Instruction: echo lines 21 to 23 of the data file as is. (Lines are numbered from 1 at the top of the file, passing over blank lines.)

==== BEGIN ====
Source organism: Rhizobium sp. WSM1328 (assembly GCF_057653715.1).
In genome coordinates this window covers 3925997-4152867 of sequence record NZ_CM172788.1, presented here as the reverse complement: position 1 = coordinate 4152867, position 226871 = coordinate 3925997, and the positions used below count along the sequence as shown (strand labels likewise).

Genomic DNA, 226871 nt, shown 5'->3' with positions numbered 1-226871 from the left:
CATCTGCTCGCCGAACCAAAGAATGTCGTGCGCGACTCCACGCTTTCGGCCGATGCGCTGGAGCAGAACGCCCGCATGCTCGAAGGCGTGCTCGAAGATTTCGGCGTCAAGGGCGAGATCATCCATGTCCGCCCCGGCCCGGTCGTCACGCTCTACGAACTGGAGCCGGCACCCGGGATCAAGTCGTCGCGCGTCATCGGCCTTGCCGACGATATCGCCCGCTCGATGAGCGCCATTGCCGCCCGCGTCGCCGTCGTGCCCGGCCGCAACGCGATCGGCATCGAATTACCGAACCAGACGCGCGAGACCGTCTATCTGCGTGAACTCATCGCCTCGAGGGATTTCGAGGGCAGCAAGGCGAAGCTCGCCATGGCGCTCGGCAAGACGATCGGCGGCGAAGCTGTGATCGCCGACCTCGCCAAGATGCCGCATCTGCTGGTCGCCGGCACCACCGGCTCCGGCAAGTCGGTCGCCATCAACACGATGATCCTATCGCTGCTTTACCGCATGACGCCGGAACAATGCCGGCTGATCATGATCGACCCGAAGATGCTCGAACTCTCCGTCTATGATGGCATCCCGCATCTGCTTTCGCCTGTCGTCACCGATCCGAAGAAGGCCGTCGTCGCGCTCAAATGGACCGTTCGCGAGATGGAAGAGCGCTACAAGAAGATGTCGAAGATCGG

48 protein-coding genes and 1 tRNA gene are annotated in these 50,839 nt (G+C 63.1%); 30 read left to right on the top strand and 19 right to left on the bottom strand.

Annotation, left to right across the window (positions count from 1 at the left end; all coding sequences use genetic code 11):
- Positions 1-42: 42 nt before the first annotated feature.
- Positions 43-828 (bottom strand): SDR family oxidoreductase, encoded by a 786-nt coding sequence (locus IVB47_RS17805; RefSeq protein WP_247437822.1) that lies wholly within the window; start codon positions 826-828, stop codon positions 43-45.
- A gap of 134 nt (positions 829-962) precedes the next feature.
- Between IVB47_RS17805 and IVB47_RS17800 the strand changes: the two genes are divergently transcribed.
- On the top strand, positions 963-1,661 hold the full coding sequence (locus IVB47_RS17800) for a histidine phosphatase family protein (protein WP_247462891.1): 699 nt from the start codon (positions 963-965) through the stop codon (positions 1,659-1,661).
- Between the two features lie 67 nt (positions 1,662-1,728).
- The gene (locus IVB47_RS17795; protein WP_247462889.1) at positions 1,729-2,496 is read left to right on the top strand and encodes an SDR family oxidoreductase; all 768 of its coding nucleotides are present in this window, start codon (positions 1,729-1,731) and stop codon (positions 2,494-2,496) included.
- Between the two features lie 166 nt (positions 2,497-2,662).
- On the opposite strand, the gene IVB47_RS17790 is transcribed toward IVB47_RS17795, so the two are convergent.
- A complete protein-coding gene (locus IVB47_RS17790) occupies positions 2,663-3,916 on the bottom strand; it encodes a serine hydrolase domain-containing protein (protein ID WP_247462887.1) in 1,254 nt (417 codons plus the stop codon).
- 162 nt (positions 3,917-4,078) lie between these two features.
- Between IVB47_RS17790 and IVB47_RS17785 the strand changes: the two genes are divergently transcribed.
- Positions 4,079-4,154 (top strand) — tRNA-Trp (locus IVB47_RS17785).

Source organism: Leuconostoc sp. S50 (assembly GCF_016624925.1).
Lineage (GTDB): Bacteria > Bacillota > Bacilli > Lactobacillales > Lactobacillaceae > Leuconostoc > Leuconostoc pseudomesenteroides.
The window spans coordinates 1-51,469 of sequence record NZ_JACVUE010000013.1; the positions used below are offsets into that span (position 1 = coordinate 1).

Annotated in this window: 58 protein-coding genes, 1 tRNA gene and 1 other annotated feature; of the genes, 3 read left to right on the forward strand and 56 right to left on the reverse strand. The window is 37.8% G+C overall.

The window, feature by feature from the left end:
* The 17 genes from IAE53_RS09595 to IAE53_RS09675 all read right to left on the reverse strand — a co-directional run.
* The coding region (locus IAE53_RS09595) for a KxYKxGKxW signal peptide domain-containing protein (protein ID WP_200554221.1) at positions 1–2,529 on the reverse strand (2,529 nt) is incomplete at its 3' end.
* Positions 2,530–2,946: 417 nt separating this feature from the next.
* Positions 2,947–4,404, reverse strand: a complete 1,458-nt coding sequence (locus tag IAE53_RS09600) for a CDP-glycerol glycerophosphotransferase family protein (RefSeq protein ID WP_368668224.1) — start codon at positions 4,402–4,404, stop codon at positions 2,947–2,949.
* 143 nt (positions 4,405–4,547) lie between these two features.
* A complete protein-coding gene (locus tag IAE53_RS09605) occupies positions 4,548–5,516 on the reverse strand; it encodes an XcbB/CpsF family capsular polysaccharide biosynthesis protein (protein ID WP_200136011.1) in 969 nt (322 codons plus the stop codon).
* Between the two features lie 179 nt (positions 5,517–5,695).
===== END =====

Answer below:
Lineage (GTDB): Bacteria > Bacillota > Bacilli > Lactobacillales > Lactobacillaceae > Leuconostoc > Leuconostoc pseudomesenteroides.
The window spans coordinates 1-51,469 of sequence record NZ_JACVUE010000013.1; the positions used below are offsets into that span (position 1 = coordinate 1).

Annotated in this window: 58 protein-coding genes, 1 tRNA gene and 1 other annotated feature; of the genes, 3 read left to right on the forward strand and 56 right to left on the reverse strand. The window is 37.8% G+C overall.